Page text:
Infinitely Polar Bear is infinitely watchable

Rotation

Generally speaking, movies about bipolar disorder tend to fall into two pretty distinct camps. They are either very serious and very dramatic Oscar-bait dramas like The Hours, Frances, and the granddaddy of them all, 1961’s Splendor in the Grass. Or they’re mushy, Hollywood-ized sudsers with a noble hero/heroine suffering bravely (and beautifully!) with the disorder, like Richard Gere in Mr. Jones or Drew Barrymore in Mad Love. Either way, few filmmakers have tackled the wild, rollercoaster ride of bipolar disorder with the delicacy and nuance the subject truly merits. Until now.

And though I remain a diehard fan of David O. Russell’s Oscar-winning Silver Linings Playbook – which managed to inject a little much-needed levity into the bipolar discussion onscreen – writer/director Maya Forbes’ (Monsters vs. Aliens, The Larry Sanders Show) may have just broken the bipolar movie mold completely with her sweet, heartfelt, and hugely entertaining directorial debut Infinitely Polar Bear.

Based on Forbes’ real-life upbringing with her younger sister (Pink Martini lead singer China Forbes) in the bohemian wonderland of 1970’s Cambridge, Massachusetts, Polar Bear covers the 18-month period during which Forbes’ white, bipolar father (played by the stunningly good Mark Ruffalo) raised the girls while their African-American mother (an equally amazing Zoe Saldana) attained her MBA at Colombia Business School in NYC. Overwhelmed by his new responsibilities as a 24/7 stay-at-home-dad in an era that hadn’t even coined the term, Ruffalo is truly in his element as a manic, bipolar father who makes life alternately weird, wonderful and often profoundly embarrassing for his daughters, played by Forbes’ 12-year-old real-life daughter Imogene Wolodarsky and newcomer Ashley Aufderheide.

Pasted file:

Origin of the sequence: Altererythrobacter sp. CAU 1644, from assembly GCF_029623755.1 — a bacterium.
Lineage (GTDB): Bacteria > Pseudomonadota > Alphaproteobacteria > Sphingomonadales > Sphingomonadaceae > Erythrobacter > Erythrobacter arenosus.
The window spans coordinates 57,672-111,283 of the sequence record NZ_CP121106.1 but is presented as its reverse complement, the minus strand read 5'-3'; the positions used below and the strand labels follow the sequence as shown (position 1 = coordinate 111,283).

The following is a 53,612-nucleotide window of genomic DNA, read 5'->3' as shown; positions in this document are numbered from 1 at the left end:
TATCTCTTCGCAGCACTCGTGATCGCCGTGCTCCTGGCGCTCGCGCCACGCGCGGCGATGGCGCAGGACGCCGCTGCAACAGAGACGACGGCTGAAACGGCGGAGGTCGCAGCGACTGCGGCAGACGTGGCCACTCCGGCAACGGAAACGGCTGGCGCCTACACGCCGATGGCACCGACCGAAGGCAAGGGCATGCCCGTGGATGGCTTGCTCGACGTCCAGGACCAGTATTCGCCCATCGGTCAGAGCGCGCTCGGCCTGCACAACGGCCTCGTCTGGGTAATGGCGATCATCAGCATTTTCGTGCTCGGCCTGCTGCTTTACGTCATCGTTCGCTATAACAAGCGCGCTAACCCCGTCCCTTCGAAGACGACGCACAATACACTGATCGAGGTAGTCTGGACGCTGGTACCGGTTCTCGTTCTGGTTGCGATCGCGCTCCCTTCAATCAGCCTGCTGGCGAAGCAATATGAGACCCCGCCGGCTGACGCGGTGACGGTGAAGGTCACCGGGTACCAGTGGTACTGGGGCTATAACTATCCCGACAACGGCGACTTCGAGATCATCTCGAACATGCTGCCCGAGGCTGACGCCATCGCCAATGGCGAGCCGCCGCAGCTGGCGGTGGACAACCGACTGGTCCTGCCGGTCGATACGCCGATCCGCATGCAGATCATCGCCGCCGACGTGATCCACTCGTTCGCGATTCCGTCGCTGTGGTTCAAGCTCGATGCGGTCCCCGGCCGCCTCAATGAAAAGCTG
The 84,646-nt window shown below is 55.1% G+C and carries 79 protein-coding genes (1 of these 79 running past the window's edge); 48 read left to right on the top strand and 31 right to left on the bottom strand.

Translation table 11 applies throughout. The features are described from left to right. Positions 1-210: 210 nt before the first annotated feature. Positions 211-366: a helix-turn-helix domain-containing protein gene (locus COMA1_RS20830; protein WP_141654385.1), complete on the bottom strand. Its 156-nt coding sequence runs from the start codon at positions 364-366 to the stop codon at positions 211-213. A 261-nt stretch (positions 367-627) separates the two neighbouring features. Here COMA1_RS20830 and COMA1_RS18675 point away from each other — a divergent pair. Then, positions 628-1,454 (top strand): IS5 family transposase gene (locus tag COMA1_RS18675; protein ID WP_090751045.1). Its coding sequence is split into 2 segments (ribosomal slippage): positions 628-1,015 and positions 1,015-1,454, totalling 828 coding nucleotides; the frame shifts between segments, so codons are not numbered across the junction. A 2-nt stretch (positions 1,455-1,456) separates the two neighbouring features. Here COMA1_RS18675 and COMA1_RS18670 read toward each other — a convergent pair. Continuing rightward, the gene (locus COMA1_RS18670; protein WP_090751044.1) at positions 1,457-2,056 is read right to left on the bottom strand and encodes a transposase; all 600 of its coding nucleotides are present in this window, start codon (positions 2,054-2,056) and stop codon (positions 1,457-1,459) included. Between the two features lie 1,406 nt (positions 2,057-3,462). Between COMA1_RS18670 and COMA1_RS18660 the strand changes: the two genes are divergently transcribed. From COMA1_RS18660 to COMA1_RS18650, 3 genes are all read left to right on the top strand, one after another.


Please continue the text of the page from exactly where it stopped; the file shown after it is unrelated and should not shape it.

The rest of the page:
Rotation
Sweet, sad, funny, mad, Polar Bear has a genuine warmth and shaggy dog charm to it that endears you to the characters from the get-go. And while this might not be a family you’d ever want to actually live with, you’ll be hard pressed to find a richer, more satisfying family film (in the best sense) on an airline inflight entertainment system right now. Ruffalo and his clan might not be perfect, but the love and good-natured affection they have for each other, even in the worst of times, will melt your heart quicker than a Boston summer.

In a recent interview, Forbes described her parent’s complicated real-life relationship as loving but also more than a little messy. And that very real, lived-in aura of messiness inhabits virtually every frame of Polar Bear. In fact, it’s a huge part of what makes the film so authentic and relatable, you don’t have to have experienced the giddy highs and debilitating lows of bipolar disorder to relate to the characters in this film.

Anyone with sassy kids, a bipolar relative, or who was raised in a big, messy family that doesn’t easily fit into the rigid confines of societal norms will find much to love and celebrate in this gorgeous little movie. Hell, my only complaint was that Polar Bear was too short and left me wanting more. And though cool, indie dramedies rarely warrant sequels in this town, I’m hoping Forbes and company can pull it off!

Now playing on select Air Transat, United, American and Philippine Airlines flights worldwide, Infinitely Polar Bear is also available via streaming at Amazon Video and VUDU.

Comments Off on Infinitely Polar Bear is infinitely watchable - Leave comment